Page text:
Last year we fell in love with New Mexico’s White Sand Dunes, so it was a no brainer that we had to see North America’s largest sand dunes during our time spent in Southern Colorado.
The drive from Black Canyon of the Gunnison to Great Sand Dunes was beautiful, especially when passing through the Curecanti National Recreation Area.
We arrived to Great Sand Dunes in time for a late lunch, and with the early winter month upon us, the low sun gave us perfect lighting for photos.
In the peak months of May and June, a seasonal creek flows through the dunes, and with a high clearance vehicle, more hiking options become available. It was neither peak season, nor did we have a high clearance vehicle, but we had perfect weather and timing for a quick hike to the highest sand dune in the continent.
So up we went to the 750 ft. tall High Dune.
Who knew that such massive sand dunes could be backed by this lovely landscape of snow-topped alpine mountains?
It was easy to forget that we were in a high-altitude desert. With the valley floor approximately 7,500 feet in elevation, I found myself huffing and puffing along the steep slopes of the dunes.
Enjoying the view from the top:
It took us 45 minutes to summit, and 30 minutes to return to the parking lot for a roundtrip time of an hour and fifteen minutes. Not too shabby. We both wore gaiters (highly recommended!) so we didn’t have to fuss with uncomfortable mounds of sand accumulating in our shoes. Of the three items on our day’s checklist, we had one remaining. Leave Montrose (check!), arrive to Great Sand Dunes and hike a dune (check!), and find a campsite (time to go!).
Fortunately the popular, nearby Zapata Falls Campground was only a 7-mile drive away. Three miles of steep washboard gravel road led us to the campground as the sun set.
At $11/night the campground is a deal, especially since it boasts spectacular views of the sand dunes and has a couple of hiking trails itself. However, due to mixed messages, I thought the campground was free during the off-season. Whoops.
A photo taken the next morning:
I set out that morning with two goals: to check out Zapata Falls and hike to South Zapata Lake. To see Zapata Falls would normally require wading through the ankle-high creek through a small cave, but at this time of year, I only hoped it was frozen enough to walk on. Upon arriving to the creek, I saw that the creek was mostly frozen. Everyone else there turned back because they did not have crampons…but I did! Even with crampons, I had to exercise extreme caution as I gingerly took steps toward the frozen falls due to thin areas of ice. Because I was the only visitor with crampons, I was the only visitor able to see the mostly frozen falls.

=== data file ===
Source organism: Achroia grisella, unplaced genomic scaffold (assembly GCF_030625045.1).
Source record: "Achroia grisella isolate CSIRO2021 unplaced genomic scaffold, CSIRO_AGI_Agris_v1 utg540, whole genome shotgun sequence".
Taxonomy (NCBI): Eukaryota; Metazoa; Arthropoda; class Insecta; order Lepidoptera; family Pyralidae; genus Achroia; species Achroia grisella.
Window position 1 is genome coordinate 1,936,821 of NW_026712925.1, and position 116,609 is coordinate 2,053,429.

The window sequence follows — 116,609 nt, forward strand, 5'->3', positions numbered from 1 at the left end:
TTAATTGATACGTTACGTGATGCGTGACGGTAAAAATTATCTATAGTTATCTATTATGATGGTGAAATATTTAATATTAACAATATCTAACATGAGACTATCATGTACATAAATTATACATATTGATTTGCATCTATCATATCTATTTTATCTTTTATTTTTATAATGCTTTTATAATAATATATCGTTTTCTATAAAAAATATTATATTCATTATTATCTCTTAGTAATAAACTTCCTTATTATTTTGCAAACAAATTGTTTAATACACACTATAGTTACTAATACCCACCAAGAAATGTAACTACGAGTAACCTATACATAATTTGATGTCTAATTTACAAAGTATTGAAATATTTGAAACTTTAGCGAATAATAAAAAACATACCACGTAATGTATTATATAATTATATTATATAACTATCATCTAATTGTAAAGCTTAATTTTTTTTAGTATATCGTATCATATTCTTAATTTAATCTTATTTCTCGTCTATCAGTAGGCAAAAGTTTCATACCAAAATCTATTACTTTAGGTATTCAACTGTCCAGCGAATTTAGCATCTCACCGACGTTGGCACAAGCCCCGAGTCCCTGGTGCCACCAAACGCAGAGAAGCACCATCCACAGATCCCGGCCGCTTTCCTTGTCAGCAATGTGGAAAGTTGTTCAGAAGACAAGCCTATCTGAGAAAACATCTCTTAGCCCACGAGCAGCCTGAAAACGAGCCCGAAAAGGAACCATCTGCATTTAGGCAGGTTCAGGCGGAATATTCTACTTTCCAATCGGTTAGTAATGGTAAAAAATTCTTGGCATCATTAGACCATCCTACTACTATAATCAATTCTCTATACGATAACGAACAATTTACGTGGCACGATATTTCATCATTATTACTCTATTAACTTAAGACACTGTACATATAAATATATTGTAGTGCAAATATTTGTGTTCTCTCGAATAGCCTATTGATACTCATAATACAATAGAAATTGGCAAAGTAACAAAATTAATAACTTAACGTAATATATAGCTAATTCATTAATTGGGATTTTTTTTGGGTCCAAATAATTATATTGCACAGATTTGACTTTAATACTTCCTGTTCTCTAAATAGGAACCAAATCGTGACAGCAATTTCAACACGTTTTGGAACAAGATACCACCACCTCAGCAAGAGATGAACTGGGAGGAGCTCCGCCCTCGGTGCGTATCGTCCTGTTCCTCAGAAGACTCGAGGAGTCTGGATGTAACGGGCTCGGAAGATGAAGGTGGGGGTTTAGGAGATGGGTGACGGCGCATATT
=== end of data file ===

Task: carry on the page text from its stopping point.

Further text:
A close up of frozen Zapata Falls:
A panorama from inside the cave, with the falls on the left and the opening to the creek on the right:
Hearing the roar of the falls beneath the icicles was surreal, along with seeing the bubbles gurgle under thin sections of the ice. I nimbly made my way back out to embark on my second goal for the day: hike up to South Zapata Lake.
I knew the 9-mile roundtrip hike to South Zapata Lake would be no easy feat. The trailhead began at 9,000 ft. and ended at 11,900 ft. Much of the trail was steep and I had to account for altitude. Although the hike started off with clear and sunny skies, a storm scheduled for the next morning had already began to make its way in. As I neared the summit, conditions grew worse with colder temperatures, heavy winds, and thick gray clouds. With less than a mile to go, the trail became lost with snow and each step resulted in calf-deep snow. Due to conditions worsening, knowing that ascending at altitude in calf-high snow would exhaust me even further, and the thought of getting stuck in the snow alone, I quickly decided to turn back. I was sad I didn’t make it to the lake. This is where I turned around:
Not long after returning to the campsite, we packed up and headed out. Ideally we would have stayed another night–that was the original plan. We loved having the whole campground to ourselves, the splendid views of the valley and sand dunes below, the nearby hiking trails, and cell phone service and data! But due to a winter storm advisory in the area, we didn’t want to chance it. Steep gravel road in snow while towing? No thanks.
We literally made our way down the hill as the glorious alpenglow of sunset began to creep upon the great sand dunes below.
Sunset alpenglow at its finest:
Great Sand Dunes and Zapata Falls were a bit out of the way, but definitely worth it. After all, there is nowhere else in North America where we’d be able to find sand dunes of this grandeur.
I’ve lived in CO my entire life and have never been to the Sand Dunes, let alone know there are such beautiful falls not far from them. Adding this to my bucket list =)
Go at sunrise or sunset for the best lighting!